April 17, 2010

More April Poetry Prompts

Another virtual poetry friend (well, we have actually met in person), Chloe Yelena Miller, is also offering daily prompts for National Poetry Month on one of her blogs.

Chloe is all over the Net and also offers writing workshops. She's a longtime online instructor. I met her here in NJ at a conference when she was presenting about her teaching for FDU.

I think I would like to be in one of her face-to-face workshops because I suspect that there would be good Italian food! (See her food blog)

I tucked her prompt on Monday into my pocket and tried it later in the week while having a very quiet lunch in a museum gallery.

The result (which is also posted as a comment on her post) is reproduced here.


Sipping green tea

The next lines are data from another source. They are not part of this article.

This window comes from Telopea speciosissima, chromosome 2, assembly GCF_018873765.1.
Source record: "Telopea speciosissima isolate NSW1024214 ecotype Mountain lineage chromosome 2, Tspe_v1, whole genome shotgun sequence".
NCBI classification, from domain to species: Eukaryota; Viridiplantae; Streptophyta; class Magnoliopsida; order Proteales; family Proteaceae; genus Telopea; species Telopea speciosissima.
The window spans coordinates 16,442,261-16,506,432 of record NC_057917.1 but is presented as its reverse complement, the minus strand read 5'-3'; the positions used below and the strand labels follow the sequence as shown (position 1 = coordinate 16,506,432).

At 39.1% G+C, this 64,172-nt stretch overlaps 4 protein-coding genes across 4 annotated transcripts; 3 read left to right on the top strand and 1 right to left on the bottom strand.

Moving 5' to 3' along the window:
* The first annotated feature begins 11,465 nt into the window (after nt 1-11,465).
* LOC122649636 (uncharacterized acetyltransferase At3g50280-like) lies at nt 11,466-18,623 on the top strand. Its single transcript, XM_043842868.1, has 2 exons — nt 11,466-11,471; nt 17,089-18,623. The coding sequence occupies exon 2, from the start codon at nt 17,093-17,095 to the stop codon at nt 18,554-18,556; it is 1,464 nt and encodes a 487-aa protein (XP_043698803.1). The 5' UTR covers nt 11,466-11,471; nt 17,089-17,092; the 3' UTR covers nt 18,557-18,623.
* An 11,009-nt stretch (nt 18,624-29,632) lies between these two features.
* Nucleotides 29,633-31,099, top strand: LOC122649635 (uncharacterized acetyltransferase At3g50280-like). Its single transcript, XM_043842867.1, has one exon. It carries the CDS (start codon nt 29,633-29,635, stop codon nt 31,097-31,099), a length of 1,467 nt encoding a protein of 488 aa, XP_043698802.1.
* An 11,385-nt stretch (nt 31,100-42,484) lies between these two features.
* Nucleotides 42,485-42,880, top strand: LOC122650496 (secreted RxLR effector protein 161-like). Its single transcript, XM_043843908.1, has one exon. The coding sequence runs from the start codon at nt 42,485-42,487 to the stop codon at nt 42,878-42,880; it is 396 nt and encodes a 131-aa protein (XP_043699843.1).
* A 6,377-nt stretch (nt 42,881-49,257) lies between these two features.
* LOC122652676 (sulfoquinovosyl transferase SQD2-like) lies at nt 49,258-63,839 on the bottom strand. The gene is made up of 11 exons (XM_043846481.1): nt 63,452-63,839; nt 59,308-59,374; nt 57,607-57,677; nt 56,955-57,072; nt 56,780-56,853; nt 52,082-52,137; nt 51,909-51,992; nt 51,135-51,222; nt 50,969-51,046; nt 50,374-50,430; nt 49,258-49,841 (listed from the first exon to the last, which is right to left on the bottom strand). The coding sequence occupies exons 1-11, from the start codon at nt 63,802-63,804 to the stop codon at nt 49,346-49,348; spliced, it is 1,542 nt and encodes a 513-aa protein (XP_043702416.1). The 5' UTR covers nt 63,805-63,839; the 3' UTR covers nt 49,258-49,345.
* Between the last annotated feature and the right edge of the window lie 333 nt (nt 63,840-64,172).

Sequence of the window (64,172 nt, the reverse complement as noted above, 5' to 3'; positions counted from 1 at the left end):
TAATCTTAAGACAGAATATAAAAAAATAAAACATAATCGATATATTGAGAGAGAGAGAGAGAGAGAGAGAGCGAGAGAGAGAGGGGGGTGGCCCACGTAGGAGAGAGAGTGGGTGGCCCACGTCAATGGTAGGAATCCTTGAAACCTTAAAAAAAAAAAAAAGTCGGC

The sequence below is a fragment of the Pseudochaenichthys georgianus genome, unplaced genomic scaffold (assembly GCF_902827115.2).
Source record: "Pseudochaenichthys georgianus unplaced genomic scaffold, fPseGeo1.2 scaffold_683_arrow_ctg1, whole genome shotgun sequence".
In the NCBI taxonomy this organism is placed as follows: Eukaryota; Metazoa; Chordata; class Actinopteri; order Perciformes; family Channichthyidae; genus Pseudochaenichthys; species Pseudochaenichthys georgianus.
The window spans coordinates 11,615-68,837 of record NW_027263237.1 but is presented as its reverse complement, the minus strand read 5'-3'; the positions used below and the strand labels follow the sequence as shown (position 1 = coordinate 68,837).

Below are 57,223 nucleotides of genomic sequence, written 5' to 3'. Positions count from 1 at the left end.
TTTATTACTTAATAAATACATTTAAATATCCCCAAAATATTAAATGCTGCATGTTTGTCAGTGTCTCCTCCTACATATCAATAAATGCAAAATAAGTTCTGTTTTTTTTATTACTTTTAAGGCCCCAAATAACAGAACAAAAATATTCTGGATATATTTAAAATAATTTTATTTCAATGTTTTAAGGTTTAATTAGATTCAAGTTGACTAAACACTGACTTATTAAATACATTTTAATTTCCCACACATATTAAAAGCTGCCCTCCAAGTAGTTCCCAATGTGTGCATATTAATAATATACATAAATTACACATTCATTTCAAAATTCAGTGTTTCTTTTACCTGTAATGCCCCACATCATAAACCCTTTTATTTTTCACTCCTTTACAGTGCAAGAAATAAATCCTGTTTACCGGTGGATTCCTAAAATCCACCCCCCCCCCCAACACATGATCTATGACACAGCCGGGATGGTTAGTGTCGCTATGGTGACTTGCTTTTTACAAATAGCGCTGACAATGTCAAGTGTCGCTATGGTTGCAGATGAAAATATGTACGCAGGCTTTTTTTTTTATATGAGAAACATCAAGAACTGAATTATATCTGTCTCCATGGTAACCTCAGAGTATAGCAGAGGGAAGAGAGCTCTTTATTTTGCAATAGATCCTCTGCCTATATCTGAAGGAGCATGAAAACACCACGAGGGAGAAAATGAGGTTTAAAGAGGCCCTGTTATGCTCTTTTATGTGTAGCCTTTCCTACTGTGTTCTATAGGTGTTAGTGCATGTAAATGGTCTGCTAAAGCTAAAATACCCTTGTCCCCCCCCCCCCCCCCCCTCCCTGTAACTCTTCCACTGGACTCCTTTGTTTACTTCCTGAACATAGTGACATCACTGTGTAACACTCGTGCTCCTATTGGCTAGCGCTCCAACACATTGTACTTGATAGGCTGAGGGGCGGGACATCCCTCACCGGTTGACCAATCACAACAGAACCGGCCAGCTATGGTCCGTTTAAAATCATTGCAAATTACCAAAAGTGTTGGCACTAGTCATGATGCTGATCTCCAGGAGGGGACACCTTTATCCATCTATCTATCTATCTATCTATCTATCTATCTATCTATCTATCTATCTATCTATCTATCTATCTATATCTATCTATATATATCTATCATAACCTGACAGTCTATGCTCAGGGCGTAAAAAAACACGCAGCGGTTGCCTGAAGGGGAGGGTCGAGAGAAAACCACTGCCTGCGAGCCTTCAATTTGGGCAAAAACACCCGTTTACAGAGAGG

eating rice from a green bowl,
here in the gallery
between stautues of two bodhisattva -
enlightened ones
who postponed Buddhahood
to help others find the way.

Wen Shu, Tang dynasty, 618-960
bodhisattva of wisdom
guardian of Buddha doctrine
holding a book and sword
I whisper his mantra
om a ra pa ca na dhih
to help me write these lines

Guanyin, Jin dynasty, 1115-1234
bodhisattva of compassion
Here, a robed woman,
holding a water jar containing pure water,
in the other hand a willow branch.
Protector of women and children.
I lift my rice bowl to you.
Here, where others are not,
I too am observing the cries of the world.

Prompts should trigger your writing, but I don't always expect a finished poem to be the result. This poem came quickly from the things around me, was crossed out and revised in my little notebook while I had my lunch, and then found a shape on the computer. Is it finished? I'm not sure. I'm rarely sure about that. That's fine. It's the putting of the thoughts into words that really matters.

Try one of her prompts. Post your response as a comment there - or here - or in two versions both places. Jump into the water.

1 comment:

Jack Veasey said...

I love your poem. It certainly seems finished to me!

I'm also always happy to learn that there's another poet out there who appreciates Kuan Yin.